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How was the world misled by Aung San Suu Kyi? The question has often been asked since Burma’s de facto leader offered her feeble response to the Burmese military’s ethnic cleansing of the Rohingya Muslims from Rakhine State. Part of the answer is that people wanted to believe. Suu Kyi’s background and convictions were always more complex than the popular image of a selfless freedom fighter. They were overlooked because the story was just too appealing: a nation, symbolized by the courage of one woman, finding its way to freedom, democracy, and liberalism.
Now fallen into obscurity and disuse, the Contracts Clause was once one of the U.S. Constitution’s strongest protections for economic freedom against state interference. Praised by James Madison as a “constitutional bulwark in favor of personal security and private rights,” the Clause declares that “No State shall…pass any…Law impairing the Obligation of Contracts.”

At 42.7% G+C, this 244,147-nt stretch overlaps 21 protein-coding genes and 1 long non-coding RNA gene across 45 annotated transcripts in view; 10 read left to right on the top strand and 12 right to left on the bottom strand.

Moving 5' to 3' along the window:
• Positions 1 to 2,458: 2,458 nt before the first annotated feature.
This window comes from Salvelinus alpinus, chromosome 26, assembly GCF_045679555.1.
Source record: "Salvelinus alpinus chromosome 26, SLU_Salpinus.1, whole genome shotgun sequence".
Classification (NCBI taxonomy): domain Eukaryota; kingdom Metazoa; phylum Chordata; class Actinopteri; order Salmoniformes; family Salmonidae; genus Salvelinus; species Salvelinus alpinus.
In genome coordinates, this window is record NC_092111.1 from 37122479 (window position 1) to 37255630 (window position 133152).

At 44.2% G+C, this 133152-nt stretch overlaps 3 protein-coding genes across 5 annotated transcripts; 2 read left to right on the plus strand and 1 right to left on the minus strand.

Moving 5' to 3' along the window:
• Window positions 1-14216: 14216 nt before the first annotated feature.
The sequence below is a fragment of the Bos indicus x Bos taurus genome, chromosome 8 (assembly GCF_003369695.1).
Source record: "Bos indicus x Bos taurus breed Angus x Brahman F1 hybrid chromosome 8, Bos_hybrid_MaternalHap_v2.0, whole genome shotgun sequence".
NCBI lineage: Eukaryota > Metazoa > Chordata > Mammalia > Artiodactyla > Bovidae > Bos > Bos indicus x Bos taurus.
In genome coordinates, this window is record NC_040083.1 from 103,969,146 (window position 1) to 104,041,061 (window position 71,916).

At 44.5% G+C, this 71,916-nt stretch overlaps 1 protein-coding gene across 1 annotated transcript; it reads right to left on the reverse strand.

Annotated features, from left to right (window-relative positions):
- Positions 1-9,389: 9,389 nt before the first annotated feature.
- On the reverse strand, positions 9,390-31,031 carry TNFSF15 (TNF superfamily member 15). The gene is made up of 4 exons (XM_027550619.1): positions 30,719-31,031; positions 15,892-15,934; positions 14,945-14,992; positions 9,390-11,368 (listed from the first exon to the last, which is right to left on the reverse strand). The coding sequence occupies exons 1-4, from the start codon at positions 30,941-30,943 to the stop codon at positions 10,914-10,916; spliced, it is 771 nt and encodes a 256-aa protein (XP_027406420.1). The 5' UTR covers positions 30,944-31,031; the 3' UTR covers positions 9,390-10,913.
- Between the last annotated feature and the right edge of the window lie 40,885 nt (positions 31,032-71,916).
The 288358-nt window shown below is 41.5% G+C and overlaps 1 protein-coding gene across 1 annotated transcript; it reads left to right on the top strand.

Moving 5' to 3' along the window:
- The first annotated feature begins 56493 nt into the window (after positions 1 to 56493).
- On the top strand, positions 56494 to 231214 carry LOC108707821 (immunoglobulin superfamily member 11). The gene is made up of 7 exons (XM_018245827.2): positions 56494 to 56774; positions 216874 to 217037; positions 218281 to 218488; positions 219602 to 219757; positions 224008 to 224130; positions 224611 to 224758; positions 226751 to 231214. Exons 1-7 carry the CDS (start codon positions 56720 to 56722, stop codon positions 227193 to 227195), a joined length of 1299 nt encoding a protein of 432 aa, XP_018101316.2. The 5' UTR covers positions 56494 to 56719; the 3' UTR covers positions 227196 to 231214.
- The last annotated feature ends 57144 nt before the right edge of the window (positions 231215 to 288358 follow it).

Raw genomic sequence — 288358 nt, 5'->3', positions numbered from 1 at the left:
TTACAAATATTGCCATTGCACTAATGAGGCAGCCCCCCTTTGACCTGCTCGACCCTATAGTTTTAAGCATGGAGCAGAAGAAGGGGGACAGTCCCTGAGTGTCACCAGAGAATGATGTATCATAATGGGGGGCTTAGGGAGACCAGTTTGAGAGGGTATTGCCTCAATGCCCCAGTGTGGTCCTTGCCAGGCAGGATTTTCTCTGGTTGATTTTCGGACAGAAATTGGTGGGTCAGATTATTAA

From Ancient Declinism to Modern Progress
Today, progress has been so consistent that it can seem inevitable. Whether it's new pharmaceuticals, better iPhones or cheaper holidays, people expect things to get better. But that was not always the case. In the past, people usually expected things to get worse. Writings of the Ancient and Medieval periods are filled with self-deprecation. While some writers praised their own era, such optimists were rare and outnumbered by swathes of pessimists. Pessimism, then, seemed to have been the norm for much of written history. In that respect, modern people are exceptional. We demand and expect progress. We conceive of our own future without declinism, the need for a dictator to halt that decline, or an eventual apocalypse that will wipe away our wretchedness. That’s progress.
MSM Is Ignoring Trump’s Brilliant Move During the Summit
When President Trump held his meeting with Kim Jong-un, he showed him a brief film that the media is not discussing, except to criticize. The 4-minute movie, dubbed the “summit video”, shows nuclear devastation and then contrasts it with the technological advancement that could be in North Korea’s future. The President thinks Kim was moved by it.